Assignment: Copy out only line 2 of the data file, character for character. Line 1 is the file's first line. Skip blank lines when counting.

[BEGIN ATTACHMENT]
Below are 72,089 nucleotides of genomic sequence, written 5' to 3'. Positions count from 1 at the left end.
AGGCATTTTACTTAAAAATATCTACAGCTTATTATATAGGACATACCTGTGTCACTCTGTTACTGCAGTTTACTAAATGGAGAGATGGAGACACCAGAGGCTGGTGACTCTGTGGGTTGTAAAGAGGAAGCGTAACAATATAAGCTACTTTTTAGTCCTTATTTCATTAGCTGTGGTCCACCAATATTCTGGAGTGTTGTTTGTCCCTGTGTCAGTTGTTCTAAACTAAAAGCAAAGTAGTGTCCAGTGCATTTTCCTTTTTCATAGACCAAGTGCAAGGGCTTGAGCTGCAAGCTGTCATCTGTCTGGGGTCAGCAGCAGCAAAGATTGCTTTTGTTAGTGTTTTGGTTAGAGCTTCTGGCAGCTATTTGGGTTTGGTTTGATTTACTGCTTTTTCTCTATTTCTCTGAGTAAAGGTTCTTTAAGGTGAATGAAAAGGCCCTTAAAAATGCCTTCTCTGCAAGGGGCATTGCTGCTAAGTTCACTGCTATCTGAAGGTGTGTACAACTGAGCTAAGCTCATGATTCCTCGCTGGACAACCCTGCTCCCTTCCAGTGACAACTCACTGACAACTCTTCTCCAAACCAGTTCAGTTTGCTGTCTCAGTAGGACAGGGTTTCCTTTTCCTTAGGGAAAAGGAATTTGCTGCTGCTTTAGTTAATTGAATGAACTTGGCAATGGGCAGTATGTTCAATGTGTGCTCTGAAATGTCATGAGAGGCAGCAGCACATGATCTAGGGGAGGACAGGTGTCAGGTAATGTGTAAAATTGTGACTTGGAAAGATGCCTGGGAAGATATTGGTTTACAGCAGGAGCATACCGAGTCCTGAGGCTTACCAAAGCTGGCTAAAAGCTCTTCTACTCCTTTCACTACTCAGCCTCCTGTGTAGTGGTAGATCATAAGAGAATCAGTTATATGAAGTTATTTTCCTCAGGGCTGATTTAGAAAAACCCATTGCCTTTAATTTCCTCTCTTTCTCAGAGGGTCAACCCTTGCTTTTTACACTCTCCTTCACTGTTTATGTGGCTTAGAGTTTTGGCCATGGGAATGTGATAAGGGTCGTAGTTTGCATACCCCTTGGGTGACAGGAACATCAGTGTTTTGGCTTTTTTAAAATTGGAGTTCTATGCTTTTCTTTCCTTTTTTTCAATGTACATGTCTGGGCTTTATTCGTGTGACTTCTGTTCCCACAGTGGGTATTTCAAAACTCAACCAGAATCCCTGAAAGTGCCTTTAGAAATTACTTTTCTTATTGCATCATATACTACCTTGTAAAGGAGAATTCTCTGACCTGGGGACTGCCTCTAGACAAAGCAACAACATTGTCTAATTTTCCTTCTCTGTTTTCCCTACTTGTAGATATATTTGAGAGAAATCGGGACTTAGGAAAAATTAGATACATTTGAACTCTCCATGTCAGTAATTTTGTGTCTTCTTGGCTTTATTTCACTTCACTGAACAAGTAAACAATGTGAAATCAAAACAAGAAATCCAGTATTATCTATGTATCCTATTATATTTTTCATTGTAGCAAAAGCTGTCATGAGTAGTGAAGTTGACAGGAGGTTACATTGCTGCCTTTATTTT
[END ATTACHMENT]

AGGCATTTTACTTAAAAATATCTACAGCTTATTATATAGGACATACCTGTGTCACTCTGTTACTGCAGTTTACTAAATGGAGAGATGGAGACACCAGAGGCTGGTGACTCTGTGGGTTGTAAAGAGGAAGCGTAACAATATAAGCTACTTTTTAGTCCTTATTTCATTAGCTGTGGTCCACCAATATTCTGGAGTGTTGTTTGTCCCTGTGTCAGTTGTTCTAAACTAAAAGCAAAGTAGTGTCCAGTGCATTTTCCTTTTTCATAGACCAAGTGCAAGGGCTTGAGCTGCAAGCTGTCATCTGTCTGGGGTCAGCAGCAGCAAAGATTGCTTTTGTTAGTGTTTTGGTTAGAGCTTCTGGCAGCTATTTGGGTTTGGTTTGATTTACTGCTTTTTCTCTATTTCTCTGAGTAAAGGTTCTTTAAGGTGAATGAAAAGGCCCTTAAAAATGCCTTCTCTGCAAGGGGCATTGCTGCTAAGTTCACTGCTATCTGAAGGTGTGTACAACTGAGCTAAGCTCATGATTCCTCGCTGGACAACCCTGCTCCCTTCCAGTGACAACTCACTGACAACTCTTCTCCAAACCAGTTCAGTTTGCTGTCTCAGTAGGACAGGGTTTCCTTTTCCTTAGGGAAAAGGAATTTGCTGCTGCTTTAGTTAATTGAATGAACTTGGCAATGGGCAGTATGTTCAATGTGTGCTCTGAAATGTCATGAGAGGCAGCAGCACATGATCTAGGGGAGGACAGGTGTCAGGTAATGTGTAAAATTGTGACTTGGAAAGATGCCTGGGAAGATATTGGTTTACAGCAGGAGCATACCGAGTCCTGAGGCTTACCAAAGCTGGCTAAAAGCTCTTCTACTCCTTTCACTACTCAGCCTCCTGTGTAGTGGTAGATCATAAGAGAATCAGTTATATGAAGTTATTTTCCTCAGGGCTGATTTAGAAAAACCCATTGCCTTTAATTTCCTCTCTTTCTCAGAGGGTCAACCCTTGCTTTTTACACTCTCCTTCACTGTTTATGTGGCTTAGAGTTTTGGCCATGGGAATGTGATAAGGGTCGTAGTTTGCATACCCCTTGGGTGACAGGAACATCAGTGTTTTGGCTTTTTTAAAATTGGAGTTCTATGCTTTTCTTTCCTTTTTTTCAATGTACATGTCTGGGCTTTATTCGTGTGACTTCTGTTCCCACAGTGGGTATTTCAAAACTCAACCAGAATCCCTGAAAGTGCCTTTAGAAATTACTTTTCTTATTGCATCATATACTACCTTGTAAAGGAGAATTCTCTGACCTGGGGACTGCCTCTAGACAAAGCAACAACATTGTCTAATTTTCCTTCTCTGTTTTCCCTACTTGTAGATATATTTGAGAGAAATCGGGACTTAGGAAAAATTAGATACATTTGAACTCTCCATGTCAGTAATTTTGTGTCTTCTTGGCTTTATTTCACTTCACTGAACAAGTAAACAATGTGAAATCAAAACAAGAAATCCAGTATTATCTATGTATCCTATTATATTTTTCATTGTAGCAAAAGCTGTCATGAGTAGTGAAGTTGACAGGAGGTTACATTGCTGCCTTTATTTT